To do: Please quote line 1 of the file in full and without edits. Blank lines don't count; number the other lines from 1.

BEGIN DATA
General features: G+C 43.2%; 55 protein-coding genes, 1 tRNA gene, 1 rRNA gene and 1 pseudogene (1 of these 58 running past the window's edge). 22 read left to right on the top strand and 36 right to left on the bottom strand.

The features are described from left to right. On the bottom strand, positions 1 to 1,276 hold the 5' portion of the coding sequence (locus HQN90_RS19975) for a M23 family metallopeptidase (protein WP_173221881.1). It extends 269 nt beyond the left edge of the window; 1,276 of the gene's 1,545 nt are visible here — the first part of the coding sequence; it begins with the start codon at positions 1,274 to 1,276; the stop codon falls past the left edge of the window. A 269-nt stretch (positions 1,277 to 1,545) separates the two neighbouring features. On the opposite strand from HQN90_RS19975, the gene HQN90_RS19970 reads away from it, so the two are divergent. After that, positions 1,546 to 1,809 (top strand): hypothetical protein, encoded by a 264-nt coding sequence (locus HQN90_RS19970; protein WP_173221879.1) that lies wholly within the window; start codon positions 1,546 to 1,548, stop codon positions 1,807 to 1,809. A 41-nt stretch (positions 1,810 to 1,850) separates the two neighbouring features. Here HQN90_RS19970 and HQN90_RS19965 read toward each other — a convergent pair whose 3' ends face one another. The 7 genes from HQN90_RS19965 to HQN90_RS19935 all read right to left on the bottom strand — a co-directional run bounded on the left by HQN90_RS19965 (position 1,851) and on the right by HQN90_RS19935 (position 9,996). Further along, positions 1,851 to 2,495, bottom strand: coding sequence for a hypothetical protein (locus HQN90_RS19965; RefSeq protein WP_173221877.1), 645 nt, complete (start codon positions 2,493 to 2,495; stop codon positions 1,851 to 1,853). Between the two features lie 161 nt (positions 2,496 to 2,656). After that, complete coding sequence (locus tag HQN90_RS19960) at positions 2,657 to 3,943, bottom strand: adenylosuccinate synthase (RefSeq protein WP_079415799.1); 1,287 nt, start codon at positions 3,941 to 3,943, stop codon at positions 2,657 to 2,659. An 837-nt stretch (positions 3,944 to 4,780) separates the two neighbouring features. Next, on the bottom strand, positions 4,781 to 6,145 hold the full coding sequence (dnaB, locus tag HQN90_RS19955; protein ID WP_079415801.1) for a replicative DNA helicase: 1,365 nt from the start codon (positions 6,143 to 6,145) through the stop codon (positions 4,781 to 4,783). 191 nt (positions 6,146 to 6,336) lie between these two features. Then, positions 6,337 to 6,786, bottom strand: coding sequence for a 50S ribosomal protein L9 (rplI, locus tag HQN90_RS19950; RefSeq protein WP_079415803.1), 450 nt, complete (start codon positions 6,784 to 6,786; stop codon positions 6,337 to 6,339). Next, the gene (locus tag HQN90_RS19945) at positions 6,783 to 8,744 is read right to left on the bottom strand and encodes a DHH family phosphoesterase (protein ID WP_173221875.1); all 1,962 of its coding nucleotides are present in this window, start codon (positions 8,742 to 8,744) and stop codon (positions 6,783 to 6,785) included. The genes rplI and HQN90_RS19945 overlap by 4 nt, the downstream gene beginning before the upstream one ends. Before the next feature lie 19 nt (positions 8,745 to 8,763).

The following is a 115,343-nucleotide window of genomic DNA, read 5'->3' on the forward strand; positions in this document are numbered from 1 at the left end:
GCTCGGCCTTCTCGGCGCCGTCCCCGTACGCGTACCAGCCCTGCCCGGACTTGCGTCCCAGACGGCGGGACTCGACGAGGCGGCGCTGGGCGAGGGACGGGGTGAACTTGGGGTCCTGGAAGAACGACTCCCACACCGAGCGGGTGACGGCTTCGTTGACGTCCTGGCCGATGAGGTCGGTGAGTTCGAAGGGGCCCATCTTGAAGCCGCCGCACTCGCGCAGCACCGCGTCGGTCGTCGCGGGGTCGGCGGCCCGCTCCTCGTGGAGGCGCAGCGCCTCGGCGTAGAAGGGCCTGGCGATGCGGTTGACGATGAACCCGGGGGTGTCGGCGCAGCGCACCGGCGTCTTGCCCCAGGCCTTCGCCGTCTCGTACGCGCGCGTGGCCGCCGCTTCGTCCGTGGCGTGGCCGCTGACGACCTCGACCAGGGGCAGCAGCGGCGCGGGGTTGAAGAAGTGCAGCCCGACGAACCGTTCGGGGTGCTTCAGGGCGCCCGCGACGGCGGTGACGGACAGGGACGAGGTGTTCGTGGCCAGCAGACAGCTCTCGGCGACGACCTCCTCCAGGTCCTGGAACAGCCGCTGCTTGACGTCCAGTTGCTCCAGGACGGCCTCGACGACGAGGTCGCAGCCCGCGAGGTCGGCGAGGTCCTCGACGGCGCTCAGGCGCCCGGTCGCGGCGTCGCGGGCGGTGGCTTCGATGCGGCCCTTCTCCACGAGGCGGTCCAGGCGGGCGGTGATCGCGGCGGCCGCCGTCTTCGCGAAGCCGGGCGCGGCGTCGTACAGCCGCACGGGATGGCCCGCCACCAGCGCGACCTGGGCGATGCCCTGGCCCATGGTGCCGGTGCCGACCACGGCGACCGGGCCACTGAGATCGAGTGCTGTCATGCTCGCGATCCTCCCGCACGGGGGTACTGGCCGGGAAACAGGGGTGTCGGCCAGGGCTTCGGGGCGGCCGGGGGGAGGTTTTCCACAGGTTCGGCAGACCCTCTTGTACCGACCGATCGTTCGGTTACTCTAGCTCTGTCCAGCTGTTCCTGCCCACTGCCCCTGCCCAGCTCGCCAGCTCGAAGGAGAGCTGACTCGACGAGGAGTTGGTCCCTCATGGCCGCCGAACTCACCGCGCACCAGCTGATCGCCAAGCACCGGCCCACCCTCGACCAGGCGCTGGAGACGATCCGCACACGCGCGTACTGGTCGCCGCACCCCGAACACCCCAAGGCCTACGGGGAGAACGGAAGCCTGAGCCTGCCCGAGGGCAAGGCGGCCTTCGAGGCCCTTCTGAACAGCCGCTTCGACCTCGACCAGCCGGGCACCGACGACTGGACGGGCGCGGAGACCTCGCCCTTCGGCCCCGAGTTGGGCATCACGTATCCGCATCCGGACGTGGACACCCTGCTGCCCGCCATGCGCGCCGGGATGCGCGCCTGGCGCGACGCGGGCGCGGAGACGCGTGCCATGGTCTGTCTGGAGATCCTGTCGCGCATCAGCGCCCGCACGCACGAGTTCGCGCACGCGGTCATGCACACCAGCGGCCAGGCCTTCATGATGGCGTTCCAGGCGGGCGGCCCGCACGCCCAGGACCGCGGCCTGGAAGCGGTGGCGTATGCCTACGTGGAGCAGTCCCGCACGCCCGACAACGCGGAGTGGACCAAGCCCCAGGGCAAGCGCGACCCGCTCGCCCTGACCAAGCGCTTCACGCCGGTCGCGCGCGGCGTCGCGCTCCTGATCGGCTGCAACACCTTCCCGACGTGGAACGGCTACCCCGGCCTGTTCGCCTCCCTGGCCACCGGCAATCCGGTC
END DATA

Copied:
General features: G+C 43.2%; 55 protein-coding genes, 1 tRNA gene, 1 rRNA gene and 1 pseudogene (1 of these 58 running past the window's edge). 22 read left to right on the top strand and 36 right to left on the bottom strand.